But the diffuse nature of the Internet defies orderly regulation, even at the national level, when e-mail travels from state to state and country to country, often in untraceable ways. Many experts think that fighting spam will require new technological approaches that supplement legislation coming from many sources — including spam purveyors, Internet access providers and big companies that seek customers by e-mail.


Many anti-spam proposals will be debated in a three-day forum on spam in Washington starting today. The F.T.C. — which already prosecutes some spammers using existing anti-fraud laws — is organizing the forum and will take an unusually comprehensive look into the technology and economics of the spammers and the potential techniques to thwart them.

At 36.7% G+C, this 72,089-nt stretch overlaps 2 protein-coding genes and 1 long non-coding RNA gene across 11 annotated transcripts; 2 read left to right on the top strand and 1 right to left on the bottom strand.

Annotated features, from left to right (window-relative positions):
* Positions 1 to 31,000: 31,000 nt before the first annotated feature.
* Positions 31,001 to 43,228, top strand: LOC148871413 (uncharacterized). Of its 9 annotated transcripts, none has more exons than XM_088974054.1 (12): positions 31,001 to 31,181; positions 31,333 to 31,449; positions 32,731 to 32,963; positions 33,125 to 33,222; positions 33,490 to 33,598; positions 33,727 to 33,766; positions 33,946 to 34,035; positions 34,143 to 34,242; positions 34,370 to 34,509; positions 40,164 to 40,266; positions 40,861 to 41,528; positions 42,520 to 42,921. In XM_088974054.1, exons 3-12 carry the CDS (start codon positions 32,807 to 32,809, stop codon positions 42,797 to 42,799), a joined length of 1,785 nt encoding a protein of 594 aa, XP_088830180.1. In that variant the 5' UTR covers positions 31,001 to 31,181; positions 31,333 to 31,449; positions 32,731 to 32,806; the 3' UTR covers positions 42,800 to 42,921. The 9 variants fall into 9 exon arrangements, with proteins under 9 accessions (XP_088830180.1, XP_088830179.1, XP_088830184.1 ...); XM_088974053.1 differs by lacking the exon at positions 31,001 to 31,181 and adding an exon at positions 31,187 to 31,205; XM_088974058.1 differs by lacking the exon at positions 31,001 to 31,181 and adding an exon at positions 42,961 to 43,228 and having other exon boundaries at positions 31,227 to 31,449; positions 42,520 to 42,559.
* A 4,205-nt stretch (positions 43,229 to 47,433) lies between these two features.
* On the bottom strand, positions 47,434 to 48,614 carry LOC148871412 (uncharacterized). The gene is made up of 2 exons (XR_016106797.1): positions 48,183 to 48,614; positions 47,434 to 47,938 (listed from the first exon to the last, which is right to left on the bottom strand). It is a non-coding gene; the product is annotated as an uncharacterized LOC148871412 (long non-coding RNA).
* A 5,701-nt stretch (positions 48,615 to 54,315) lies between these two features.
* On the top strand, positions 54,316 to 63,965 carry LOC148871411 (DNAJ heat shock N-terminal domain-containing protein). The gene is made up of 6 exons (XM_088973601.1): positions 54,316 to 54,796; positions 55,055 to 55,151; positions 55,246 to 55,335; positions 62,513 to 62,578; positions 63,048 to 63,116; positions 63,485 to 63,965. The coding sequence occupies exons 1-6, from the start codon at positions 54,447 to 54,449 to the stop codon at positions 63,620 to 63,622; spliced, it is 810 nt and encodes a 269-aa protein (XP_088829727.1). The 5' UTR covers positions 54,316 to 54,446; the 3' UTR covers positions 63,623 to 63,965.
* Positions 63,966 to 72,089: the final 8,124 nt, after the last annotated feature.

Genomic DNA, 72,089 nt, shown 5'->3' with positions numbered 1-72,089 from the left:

E-mail marketers, like Scott Richter, president of OptInRealBig.com, of Westminster, Colo., will debate with anti-spam activists like Alan Murphy, an investigator for Spamhaus, a British registry meant to identify spammers. (Mr. Richter is prominent on Mr. Murphy's list.)


Even Mr. Richter now says that a national law may be a good idea. "I want one law," he said in an interview. "Now, if someone lives in certain states, I have to put `ADV' in the header. What if he moves and I don't know it?"


Mr. Richter, however, does not want rules that would restrict his marketing too much, where he sells diet pills, among other things. "I'm a U.S. citizen and I've worked hard to build this business," he said. "I don't want to have to move to the Bahamas or to China."



Charles Stiles, center, technical manager for America Online's antispam team, says a "a filter that works one day will likely not work the next."

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I better start seeing less spam on my computer or else i will be shaking my fist in mark warners direction, where ever he may be.